Certain chemotherapy drugs, such as cisplatin and carboplatin, can damage the inner ear. This damage can lead to permanent hearing loss (usually high frequency sounds) or changes in balance. Hearing damage can also affect a child's social, emotional and intellectual development. Hearing tests are usually done at the end of treatment and then may be done after treatment to monitor the child's hearing. Using hearing aids or having speech therapy can help children with this late effect.

Find out more about hearing problems.

Reproductive system problems

Radiation therapy and some chemotherapy drugs used to treat childhood cancer, such as cyclophosphamide and ifosfamide (Ifex), can damage the reproductive system and how it works. The higher the total dose of chemotherapy, the greater the risk of damage. Reproductive system problems could mean early or delayed puberty or fertility problems.

The doctor will monitor the child's sexual development at each follow-up visit. If it appears that puberty is delayed, hormone replacement therapy may be needed so that sexual development can occur.

Find out more about male reproductive system problems, female reproductive system problems and fertility problems.

Kidney problems

Kidney problems may be a concern for children who have high-dose chemotherapy or cisplatin as part of their chemotherapy plan. Regular follow-up visits will let the doctor check kidney function. Specific blood and urine tests are done to check if the kidneys are working properly or if the child needs further testing or treatment. Sometimes electrolyte supplements (with magnesium, calcium, potassium or phosphate) are given, at least on a temporary basis.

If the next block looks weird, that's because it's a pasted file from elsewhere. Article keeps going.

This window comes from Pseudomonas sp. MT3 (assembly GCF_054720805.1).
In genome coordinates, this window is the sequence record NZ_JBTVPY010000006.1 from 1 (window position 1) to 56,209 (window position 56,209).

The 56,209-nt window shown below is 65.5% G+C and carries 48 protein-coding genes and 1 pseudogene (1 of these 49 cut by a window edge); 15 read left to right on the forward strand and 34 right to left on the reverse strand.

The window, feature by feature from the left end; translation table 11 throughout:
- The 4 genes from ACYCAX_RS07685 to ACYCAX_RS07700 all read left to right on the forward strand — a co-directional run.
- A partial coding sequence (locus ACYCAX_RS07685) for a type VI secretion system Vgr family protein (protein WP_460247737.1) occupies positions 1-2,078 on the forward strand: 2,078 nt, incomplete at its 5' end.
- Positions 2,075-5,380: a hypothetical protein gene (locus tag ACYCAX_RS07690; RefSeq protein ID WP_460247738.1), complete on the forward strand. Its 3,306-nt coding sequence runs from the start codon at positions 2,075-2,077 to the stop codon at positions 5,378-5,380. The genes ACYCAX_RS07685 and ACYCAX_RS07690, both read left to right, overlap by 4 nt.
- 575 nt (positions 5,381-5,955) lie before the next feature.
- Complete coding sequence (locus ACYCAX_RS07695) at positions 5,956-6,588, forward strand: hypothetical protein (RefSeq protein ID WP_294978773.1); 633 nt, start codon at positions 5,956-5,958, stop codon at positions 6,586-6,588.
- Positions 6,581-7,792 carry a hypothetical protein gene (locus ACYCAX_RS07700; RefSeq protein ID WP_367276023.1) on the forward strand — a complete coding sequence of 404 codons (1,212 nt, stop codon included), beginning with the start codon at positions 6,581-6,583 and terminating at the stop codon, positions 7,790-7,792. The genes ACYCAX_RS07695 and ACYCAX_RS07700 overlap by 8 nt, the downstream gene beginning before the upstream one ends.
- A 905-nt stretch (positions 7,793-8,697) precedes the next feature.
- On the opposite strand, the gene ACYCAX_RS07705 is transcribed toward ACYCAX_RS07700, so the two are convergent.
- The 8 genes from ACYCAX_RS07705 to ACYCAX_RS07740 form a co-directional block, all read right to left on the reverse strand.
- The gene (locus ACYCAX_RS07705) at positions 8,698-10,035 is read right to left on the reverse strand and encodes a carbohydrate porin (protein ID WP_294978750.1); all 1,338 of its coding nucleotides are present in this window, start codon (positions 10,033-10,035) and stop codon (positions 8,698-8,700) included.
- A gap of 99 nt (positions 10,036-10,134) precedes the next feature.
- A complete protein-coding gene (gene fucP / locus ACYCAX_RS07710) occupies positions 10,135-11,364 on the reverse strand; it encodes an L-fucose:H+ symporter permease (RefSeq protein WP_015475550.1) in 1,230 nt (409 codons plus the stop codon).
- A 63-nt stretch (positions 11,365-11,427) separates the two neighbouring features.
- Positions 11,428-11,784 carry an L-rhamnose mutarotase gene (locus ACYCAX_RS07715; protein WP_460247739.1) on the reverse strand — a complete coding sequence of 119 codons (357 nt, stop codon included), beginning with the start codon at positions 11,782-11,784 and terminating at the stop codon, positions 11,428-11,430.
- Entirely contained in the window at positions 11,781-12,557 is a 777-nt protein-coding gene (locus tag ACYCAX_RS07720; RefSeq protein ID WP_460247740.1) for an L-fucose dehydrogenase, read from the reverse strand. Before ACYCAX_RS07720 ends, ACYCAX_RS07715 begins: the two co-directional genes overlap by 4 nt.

Find out more about kidney problems.

Social, emotional and other issues

Childhood bone cancer usually develops during the teenage years, which can be a sensitive and challenging time. The disease and its treatment can affect how a child looks along with how their body works, how they feel about their bodies (called body image) and how they see themselves (called self-esteem). It is common to be concerned, scared and anxious about changes in appearance and body function. Most children feel the greatest effects in the first year after diagnosis, but for some these effects can last a long time.

Having bone cancer can affect school, work, sports or other activities. Attending school as much as possible during treatment is helpful because school provides a daily routine and it keeps children connected to friends. But when recovering from treatment and adjusting to life after treatment, it's important to remember that all children will do this at their own pace.

Talk to the healthcare team about support services available in your community. Some treatment centres may have programs to introduce children who have just been diagnosed with bone cancer to children who have completed treatment. Seeing another person who has had bone cancer can be helpful.

Second cancers

Childhood cancer survivors have a higher risk of developing a second cancer. This risk may be due to treatments, such as chemotherapy or radiation therapy. Children treated for cancer today have a lower risk of developing a second cancer than they did in the past. New chemotherapy combinations, lower doses of chemotherapy and lower doses of radiation that are more accurately targeted to the tumour have lowered the risk of a second cancer.

The risk of a second cancer is different for each child, depending on their cancer diagnosis and treatment received.

Chemotherapy with alkylating agents and etoposide can raise the risk of developing acute myelogenous leukemia (AML) or myelodysplastic syndrome (MDS).

Childhood cancer survivors have a higher risk of developing solid tumours, such as sarcomas. The risk varies depending on the treatments given. The risk of developing a solid tumour is mostly related to radiation therapy. The risk is higher if chemotherapy is given with radiation therapy.

Find out more about second cancers and the Children's Oncology Group (COG) long-term follow-up guidelines.

Questions to ask about late effects and survivorship

To make the decisions that are right for your child, find out more about late effects of childhood cancer and talk to the healthcare team about long-term survivorship.

Expert review and references

  • Abha Gupta, MD, MSc, FRCPC
  • Raveena Ramphal, MBChB, FRACP